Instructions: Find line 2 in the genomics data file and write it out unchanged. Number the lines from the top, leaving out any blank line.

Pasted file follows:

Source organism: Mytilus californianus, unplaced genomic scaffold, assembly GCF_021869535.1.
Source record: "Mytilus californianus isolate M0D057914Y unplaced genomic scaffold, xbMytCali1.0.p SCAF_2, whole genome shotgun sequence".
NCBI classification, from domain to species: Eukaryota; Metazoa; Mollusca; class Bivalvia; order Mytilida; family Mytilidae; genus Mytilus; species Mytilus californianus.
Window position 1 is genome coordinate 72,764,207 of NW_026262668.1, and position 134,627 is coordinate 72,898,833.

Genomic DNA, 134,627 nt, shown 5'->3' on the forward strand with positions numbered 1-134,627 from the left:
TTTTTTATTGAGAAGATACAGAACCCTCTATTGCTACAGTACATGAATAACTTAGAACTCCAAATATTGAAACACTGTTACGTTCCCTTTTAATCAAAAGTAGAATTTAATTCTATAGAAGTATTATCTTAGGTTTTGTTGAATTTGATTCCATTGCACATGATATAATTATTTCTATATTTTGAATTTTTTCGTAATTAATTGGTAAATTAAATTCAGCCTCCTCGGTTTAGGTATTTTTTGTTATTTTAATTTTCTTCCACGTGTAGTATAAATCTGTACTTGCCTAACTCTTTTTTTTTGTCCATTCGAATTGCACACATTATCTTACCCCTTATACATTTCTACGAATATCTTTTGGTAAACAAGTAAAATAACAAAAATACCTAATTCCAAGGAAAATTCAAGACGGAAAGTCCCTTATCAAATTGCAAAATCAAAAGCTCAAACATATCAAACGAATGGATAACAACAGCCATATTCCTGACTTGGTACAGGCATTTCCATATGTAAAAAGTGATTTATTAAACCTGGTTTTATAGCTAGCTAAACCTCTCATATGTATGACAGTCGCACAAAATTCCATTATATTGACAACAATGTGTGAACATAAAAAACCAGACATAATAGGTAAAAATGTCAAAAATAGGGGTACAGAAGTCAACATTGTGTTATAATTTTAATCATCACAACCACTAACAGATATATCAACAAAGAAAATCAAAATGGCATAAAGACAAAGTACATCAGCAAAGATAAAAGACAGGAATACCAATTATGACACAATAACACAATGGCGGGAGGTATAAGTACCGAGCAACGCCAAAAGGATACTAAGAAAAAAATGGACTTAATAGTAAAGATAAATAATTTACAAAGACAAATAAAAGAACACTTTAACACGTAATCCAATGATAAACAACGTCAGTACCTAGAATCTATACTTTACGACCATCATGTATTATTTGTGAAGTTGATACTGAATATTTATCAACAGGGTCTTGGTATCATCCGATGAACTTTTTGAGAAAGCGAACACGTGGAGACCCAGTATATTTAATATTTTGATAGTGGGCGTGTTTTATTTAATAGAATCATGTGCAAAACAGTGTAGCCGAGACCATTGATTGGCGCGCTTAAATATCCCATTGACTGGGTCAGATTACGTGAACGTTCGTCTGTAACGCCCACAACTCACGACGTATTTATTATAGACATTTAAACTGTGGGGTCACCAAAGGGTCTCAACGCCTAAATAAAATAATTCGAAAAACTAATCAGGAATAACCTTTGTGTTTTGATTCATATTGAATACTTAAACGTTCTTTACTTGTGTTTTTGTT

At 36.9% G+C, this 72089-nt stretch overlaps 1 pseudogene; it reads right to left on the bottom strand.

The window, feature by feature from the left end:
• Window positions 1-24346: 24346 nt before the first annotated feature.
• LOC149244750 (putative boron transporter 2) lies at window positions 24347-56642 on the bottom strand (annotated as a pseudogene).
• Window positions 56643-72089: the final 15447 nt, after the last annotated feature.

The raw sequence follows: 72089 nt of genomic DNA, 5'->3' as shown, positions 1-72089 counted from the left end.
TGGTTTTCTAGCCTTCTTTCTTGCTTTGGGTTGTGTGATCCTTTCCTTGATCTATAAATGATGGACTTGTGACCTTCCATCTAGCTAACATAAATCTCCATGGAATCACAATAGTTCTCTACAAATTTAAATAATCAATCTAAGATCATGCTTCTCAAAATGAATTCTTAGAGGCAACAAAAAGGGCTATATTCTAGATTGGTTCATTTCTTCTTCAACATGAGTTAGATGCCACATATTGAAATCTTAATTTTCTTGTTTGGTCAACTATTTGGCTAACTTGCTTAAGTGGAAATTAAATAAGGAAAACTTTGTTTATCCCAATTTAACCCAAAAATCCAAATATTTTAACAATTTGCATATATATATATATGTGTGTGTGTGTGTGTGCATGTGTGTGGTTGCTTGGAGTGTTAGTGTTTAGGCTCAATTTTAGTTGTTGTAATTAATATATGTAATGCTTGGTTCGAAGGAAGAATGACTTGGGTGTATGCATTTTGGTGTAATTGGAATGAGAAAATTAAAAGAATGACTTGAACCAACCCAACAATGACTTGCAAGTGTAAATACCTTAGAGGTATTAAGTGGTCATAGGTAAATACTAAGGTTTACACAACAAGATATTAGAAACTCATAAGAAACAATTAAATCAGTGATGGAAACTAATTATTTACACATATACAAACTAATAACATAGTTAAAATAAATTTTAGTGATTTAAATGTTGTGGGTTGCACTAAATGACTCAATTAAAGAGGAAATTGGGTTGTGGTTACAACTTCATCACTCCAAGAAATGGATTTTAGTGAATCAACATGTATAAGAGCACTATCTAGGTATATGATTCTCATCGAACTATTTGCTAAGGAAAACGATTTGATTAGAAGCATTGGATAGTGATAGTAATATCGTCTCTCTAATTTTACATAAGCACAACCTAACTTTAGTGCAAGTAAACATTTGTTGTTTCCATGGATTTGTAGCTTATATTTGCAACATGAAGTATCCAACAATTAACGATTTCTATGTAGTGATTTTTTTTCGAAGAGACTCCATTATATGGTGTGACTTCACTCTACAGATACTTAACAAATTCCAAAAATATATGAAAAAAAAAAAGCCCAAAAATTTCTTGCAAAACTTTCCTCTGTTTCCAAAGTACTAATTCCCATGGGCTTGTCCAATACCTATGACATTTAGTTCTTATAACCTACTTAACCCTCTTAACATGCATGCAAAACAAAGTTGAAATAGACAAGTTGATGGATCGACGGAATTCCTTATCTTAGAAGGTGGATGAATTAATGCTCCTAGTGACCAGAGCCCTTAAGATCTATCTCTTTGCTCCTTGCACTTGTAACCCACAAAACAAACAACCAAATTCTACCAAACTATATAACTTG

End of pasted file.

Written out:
Source record: "Mytilus californianus isolate M0D057914Y unplaced genomic scaffold, xbMytCali1.0.p SCAF_2, whole genome shotgun sequence".